On July 14, 2016, PBS NewsHour featured a televised interview with Russell Beck in a story titled “A national movement against employee noncompete contracts picks up steam.”

The story, reported by Duarte Geraldino, addresses the controversy over the use of noncompete agreements. A central focus of the story is the propriety of noncompete agreements for low-wage workers.

In Russell’s interview, he describes how non-compete agreements can be used to protect trade secrets, like “[r]ecipes for cookies, profit margins, customer lists.” Russell added that “[b]illions of dollars of trade secrets are stolen on an annual basis, and there needs to be some mechanism for protecting them.”

Russell’s interview concludes with a comment that noncompetition agreements are not designed to be used “as a retention tool.”

PBS NewsHour also published a companion article titled “What you should know about noncompete agreements.” The article contains an edited transcript of Russell Beck’s entire interview.

In the article, Russell explains how companies decide whether to enforce noncompete agreements:

Different companies will enforce noncompetes for different reasons. Some will enforce them to protect their trade secrets. Some companies will enforce them to protect what are called other legitimate business interests — the protection of customer relationships that a company has invested in.

When a company comes to me and asks me whether they should enforce their noncompete, I will take a look at the agreement, understand what the facts are and advise them as to whether they should enforce it or shouldn’t enforce it. Oftentimes companies will assume that they are going to move forward with the enforcement of a noncompete, only to find out that really they shouldn’t be moving forward with it for one reason or another. Either the employee doesn’t really pose a risk, or the agreement is just not valid for some other reason.

It really comes down to the particular language of the agreement and the state that you’re in, because the jurisdiction that will control the enforcement of the agreement and may have laws that will make it hard to enforce in one state, whereas in another state it might actually be enforceable.

The full segment can be viewed below:

For up-to-the-minute analysis of legal issues concerning noncompete agreements and trade secrets in Massachusetts and across the United States, read Russell Beck’s blog, Fair Competition Law.

Beck Reed Riden LLPBLF 2014_Silver_Generalis among the leading authorities in trade secret, noncompete, and unfair competition law, and our experience handling these matters is backed by our extensive employment law and business litigation experience. Our hand-picked team combines attorneys with complementary expertise and practical experience. The Wall Street Journal has featured Beck Reed Riden LLP’s noncompete agreement experience.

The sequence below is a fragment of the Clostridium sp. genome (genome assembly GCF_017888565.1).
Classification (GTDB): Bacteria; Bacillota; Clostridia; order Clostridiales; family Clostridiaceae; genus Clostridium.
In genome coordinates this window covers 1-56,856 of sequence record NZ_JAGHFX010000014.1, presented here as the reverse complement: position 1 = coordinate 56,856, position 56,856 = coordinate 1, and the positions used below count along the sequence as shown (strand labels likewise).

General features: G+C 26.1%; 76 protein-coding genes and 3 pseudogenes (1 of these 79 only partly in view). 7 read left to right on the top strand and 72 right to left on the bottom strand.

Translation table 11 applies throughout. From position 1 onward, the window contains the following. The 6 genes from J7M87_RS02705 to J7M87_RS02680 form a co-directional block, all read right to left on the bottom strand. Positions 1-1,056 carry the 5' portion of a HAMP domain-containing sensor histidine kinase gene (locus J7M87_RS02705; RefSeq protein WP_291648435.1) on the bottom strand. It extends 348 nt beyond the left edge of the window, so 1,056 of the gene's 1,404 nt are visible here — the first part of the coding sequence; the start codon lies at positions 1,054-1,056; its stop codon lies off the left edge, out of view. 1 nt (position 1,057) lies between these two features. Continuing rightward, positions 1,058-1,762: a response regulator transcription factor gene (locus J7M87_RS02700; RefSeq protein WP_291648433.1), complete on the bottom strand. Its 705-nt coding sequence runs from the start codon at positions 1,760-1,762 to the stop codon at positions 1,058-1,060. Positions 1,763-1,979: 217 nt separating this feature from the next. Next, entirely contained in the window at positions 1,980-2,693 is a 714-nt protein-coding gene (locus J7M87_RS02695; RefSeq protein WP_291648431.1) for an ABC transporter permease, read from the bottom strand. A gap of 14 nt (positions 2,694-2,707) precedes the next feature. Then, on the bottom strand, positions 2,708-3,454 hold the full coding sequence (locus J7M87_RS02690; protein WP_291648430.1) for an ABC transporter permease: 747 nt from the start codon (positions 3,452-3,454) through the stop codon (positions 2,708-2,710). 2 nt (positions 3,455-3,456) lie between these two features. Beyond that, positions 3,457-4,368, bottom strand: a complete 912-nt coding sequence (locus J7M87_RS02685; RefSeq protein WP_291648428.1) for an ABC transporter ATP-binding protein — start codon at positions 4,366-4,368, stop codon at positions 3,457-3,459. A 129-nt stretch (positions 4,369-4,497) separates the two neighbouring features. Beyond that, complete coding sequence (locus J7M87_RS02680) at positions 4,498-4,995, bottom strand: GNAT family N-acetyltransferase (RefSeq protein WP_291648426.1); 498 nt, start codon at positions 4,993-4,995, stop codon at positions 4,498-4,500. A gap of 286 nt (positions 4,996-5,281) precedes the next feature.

In May 2016, the White House issued a report entitled, “Non-Compete Agreements: Analysis of the Usage, Potential Issues, and State Responses,” also relying in part on Beck Reed Riden LLP’s research and analysis, including its 50 State Noncompete Survey.

Russell Beck’s work in this area is well recognized; it includes:

  • Over sixteen years of working on trade secret, noncompete, and unfair competition matters

  • Authoring the book Negotiating, Drafting, and Enforcing Noncompetition Agreements and Related Restrictive Covenants (5th ed., MCLE, Inc. 2015), used by other lawyers to help them with their noncompete cases

  • Drafting and advising on legislation for the Massachusetts Legislature to define, codify, and improve noncompetition law

  • Teaching Trade Secrets and Restrictive Covenants at Boston University School of Law

  • Founding and administrating the award-winning blog, Fair Competition Law

  • Establishing and administrating the Noncompete Lawyers and Trade Secret Protection groups on LinkedIn, with over 750 members around the world

  • Founded and chaired the Trade Secret / Noncompete Practice for an AmLaw 100 firm

In addition, Russell was honored for his work in this area of law in the 2016 Chambers USA Guide, which explained that “Russell Beck of Beck Reed Riden LLP is highly praised by peers, who commend his ‘impeccable credentials,’ in the employment arena, and identify him as an ‘expert in noncompetition and trade secret laws.

Beck Reed Riden LLP is Boston’s innovative litigation boutique. Our lawyers have years of experience at large law firms, working with clients ranging from Fortune 500 companies to start-ups and individuals. We focus on business litigation and labor and employment. We are experienced litigators and counselors, helping our clients as business partners to resolve issues and develop strategies that best meet our clients’ legal and business needs – before, during, and after litigation. We’re ready to roll up our sleeves and help you. Read more about us, the types of matters we handle, and what we can do for you here.